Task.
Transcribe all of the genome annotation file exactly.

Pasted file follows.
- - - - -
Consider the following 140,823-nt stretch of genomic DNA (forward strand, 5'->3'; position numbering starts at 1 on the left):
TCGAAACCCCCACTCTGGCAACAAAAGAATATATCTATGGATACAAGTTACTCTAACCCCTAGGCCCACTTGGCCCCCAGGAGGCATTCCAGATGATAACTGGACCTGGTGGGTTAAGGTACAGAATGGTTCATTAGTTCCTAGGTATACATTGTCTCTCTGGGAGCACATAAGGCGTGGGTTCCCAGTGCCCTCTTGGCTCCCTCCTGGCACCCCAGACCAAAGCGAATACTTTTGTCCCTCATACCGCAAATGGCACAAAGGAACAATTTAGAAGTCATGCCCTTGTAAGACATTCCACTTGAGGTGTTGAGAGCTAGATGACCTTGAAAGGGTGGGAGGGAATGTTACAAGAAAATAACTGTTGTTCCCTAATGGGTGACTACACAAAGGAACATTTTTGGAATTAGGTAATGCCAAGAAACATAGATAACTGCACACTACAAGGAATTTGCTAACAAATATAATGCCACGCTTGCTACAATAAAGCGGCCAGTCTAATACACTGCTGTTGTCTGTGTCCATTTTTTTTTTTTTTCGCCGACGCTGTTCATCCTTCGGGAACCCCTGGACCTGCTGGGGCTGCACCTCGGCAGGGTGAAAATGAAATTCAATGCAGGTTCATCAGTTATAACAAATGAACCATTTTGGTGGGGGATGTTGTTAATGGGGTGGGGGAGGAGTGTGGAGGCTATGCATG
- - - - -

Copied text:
Consider the following 140,823-nt stretch of genomic DNA (forward strand, 5'->3'; position numbering starts at 1 on the left):
TCGAAACCCCCACTCTGGCAACAAAAGAATATATCTATGGATACAAGTTACTCTAACCCCTAGGCCCACTTGGCCCCCAGGAGGCATTCCAGATGATAACTGGACCTGGTGGGTTAAGGTACAGAATGGTTCATTAGTTCCTAGGTATACATTGTCTCTCTGGGAGCACATAAGGCGTGGGTTCCCAGTGCCCTCTTGGCTCCCTCCTGGCACCCCAGACCAAAGCGAATACTTTTGTCCCTCATACCGCAAATGGCACAAAGGAACAATTTAGAAGTCATGCCCTTGTAAGACATTCCACTTGAGGTGTTGAGAGCTAGATGACCTTGAAAGGGTGGGAGGGAATGTTACAAGAAAATAACTGTTGTTCCCTAATGGGTGACTACACAAAGGAACATTTTTGGAATTAGGTAATGCCAAGAAACATAGATAACTGCACACTACAAGGAATTTGCTAACAAATATAATGCCACGCTTGCTACAATAAAGCGGCCAGTCTAATACACTGCTGTTGTCTGTGTCCATTTTTTTTTTTTTTCGCCGACGCTGTTCATCCTTCGGGAACCCCTGGACCTGCTGGGGCTGCACCTCGGCAGGGTGAAAATGAAATTCAATGCAGGTTCATCAGTTATAACAAATGAACCATTTTGGTGGGGGATGTTGTTAATGGGGTGGGGGAGGAGTGTGGAGGCTATGCATG